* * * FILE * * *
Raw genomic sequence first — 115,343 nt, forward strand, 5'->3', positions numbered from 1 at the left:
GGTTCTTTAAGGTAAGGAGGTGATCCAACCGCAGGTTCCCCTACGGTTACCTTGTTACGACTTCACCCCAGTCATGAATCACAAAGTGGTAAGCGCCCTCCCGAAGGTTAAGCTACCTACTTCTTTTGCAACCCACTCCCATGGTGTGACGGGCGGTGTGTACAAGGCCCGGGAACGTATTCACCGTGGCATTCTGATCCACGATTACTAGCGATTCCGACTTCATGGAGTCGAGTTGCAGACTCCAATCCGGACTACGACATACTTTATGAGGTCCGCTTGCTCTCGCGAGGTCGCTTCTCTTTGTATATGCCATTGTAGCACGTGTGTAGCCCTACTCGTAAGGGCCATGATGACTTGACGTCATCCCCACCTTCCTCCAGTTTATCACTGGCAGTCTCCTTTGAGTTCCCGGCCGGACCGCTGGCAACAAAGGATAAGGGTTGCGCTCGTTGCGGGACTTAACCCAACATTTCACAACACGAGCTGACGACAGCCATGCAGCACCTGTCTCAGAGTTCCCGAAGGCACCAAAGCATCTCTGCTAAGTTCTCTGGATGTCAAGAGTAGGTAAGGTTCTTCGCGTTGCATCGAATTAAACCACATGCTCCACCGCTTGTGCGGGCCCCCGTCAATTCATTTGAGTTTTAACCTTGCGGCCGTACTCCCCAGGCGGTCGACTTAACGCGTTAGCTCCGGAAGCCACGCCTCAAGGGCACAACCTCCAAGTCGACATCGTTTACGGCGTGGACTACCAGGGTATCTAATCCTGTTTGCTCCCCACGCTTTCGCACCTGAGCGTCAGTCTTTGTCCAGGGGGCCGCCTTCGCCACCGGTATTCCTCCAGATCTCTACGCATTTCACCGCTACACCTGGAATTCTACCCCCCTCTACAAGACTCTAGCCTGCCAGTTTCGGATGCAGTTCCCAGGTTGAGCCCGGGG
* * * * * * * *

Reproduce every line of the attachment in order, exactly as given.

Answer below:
Raw genomic sequence first — 115,343 nt, forward strand, 5'->3', positions numbered from 1 at the left:
GGTTCTTTAAGGTAAGGAGGTGATCCAACCGCAGGTTCCCCTACGGTTACCTTGTTACGACTTCACCCCAGTCATGAATCACAAAGTGGTAAGCGCCCTCCCGAAGGTTAAGCTACCTACTTCTTTTGCAACCCACTCCCATGGTGTGACGGGCGGTGTGTACAAGGCCCGGGAACGTATTCACCGTGGCATTCTGATCCACGATTACTAGCGATTCCGACTTCATGGAGTCGAGTTGCAGACTCCAATCCGGACTACGACATACTTTATGAGGTCCGCTTGCTCTCGCGAGGTCGCTTCTCTTTGTATATGCCATTGTAGCACGTGTGTAGCCCTACTCGTAAGGGCCATGATGACTTGACGTCATCCCCACCTTCCTCCAGTTTATCACTGGCAGTCTCCTTTGAGTTCCCGGCCGGACCGCTGGCAACAAAGGATAAGGGTTGCGCTCGTTGCGGGACTTAACCCAACATTTCACAACACGAGCTGACGACAGCCATGCAGCACCTGTCTCAGAGTTCCCGAAGGCACCAAAGCATCTCTGCTAAGTTCTCTGGATGTCAAGAGTAGGTAAGGTTCTTCGCGTTGCATCGAATTAAACCACATGCTCCACCGCTTGTGCGGGCCCCCGTCAATTCATTTGAGTTTTAACCTTGCGGCCGTACTCCCCAGGCGGTCGACTTAACGCGTTAGCTCCGGAAGCCACGCCTCAAGGGCACAACCTCCAAGTCGACATCGTTTACGGCGTGGACTACCAGGGTATCTAATCCTGTTTGCTCCCCACGCTTTCGCACCTGAGCGTCAGTCTTTGTCCAGGGGGCCGCCTTCGCCACCGGTATTCCTCCAGATCTCTACGCATTTCACCGCTACACCTGGAATTCTACCCCCCTCTACAAGACTCTAGCCTGCCAGTTTCGGATGCAGTTCCCAGGTTGAGCCCGGGG